The Basic Problem

Suppose we are working on a preliminary DCF analysis along the lines we described in the previous chapter. We carefully identify the relevant cash flows, avoiding such things as sunk costs, and we remember to consider working capital requirements. We add back any depreciation; we account for possible erosion; and we pay attention to opportunity costs. Finally, we double-check our calculations, and, when all is said and done, the bottom line is that the estimated NPV is positive.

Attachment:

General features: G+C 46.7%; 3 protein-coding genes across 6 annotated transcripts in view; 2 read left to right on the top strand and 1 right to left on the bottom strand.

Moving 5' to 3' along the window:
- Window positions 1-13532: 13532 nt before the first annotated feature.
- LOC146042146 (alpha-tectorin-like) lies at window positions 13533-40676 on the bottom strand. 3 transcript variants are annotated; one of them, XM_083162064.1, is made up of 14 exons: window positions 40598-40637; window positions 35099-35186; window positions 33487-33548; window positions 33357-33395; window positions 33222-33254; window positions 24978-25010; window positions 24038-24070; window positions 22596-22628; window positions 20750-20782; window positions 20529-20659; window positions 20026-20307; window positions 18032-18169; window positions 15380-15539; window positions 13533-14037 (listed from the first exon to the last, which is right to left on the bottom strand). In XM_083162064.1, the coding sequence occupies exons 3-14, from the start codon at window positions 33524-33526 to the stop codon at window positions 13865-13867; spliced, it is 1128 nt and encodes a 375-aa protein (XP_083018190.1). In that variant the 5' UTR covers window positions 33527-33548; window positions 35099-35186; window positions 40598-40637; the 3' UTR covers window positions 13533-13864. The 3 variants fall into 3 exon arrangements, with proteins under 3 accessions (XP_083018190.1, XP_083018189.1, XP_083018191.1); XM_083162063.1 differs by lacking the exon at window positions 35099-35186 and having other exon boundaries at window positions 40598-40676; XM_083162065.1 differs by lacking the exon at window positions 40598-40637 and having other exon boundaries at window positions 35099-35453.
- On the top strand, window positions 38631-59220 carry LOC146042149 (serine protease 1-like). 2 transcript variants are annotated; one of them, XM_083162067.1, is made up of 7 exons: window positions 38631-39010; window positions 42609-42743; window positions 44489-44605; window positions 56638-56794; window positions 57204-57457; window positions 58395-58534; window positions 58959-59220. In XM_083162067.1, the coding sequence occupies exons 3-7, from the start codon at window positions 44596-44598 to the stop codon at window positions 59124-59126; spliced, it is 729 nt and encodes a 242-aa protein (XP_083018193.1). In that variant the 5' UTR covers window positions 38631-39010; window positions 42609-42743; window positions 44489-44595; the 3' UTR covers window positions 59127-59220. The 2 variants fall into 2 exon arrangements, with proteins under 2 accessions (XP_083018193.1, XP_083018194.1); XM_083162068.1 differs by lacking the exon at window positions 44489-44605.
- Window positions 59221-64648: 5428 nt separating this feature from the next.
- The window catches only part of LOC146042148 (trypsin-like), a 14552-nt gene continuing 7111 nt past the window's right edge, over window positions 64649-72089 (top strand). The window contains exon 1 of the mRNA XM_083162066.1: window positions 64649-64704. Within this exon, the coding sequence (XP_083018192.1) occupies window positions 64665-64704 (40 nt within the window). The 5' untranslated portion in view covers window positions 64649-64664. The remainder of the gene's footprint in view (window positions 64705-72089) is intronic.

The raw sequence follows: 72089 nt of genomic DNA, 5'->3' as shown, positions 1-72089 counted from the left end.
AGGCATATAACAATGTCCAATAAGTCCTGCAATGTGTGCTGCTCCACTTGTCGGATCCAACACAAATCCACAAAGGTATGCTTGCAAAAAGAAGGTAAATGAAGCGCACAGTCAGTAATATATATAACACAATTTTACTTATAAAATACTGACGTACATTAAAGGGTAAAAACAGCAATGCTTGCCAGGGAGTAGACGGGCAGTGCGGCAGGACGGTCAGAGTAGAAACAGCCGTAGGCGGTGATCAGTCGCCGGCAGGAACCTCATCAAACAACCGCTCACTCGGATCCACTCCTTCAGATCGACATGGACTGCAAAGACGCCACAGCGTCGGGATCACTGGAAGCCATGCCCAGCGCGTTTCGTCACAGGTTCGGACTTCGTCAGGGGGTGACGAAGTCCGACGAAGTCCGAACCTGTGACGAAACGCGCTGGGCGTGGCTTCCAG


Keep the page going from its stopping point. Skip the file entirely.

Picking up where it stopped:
Now what? Do we stop here and move on to the next proposal? Probably not. The fact that the estimated NPV is positive is definitely a good sign, but, more than anything, this tells us that we need to take a closer look.

If you think about it, there are two circumstances under which a discounted cash flow analysis could lead us to conclude that a project has a positive NPV. The first possibility is that the project really does have a positive NPV. That's the good news. The bad news is the second possibility: a project may appear to have a positive NPV because our estimate is inaccurate.

Notice that we could also err in the opposite way. If we conclude that a project has a negative NPV when the true NPV is positive, then we lose a valuable opportunity.

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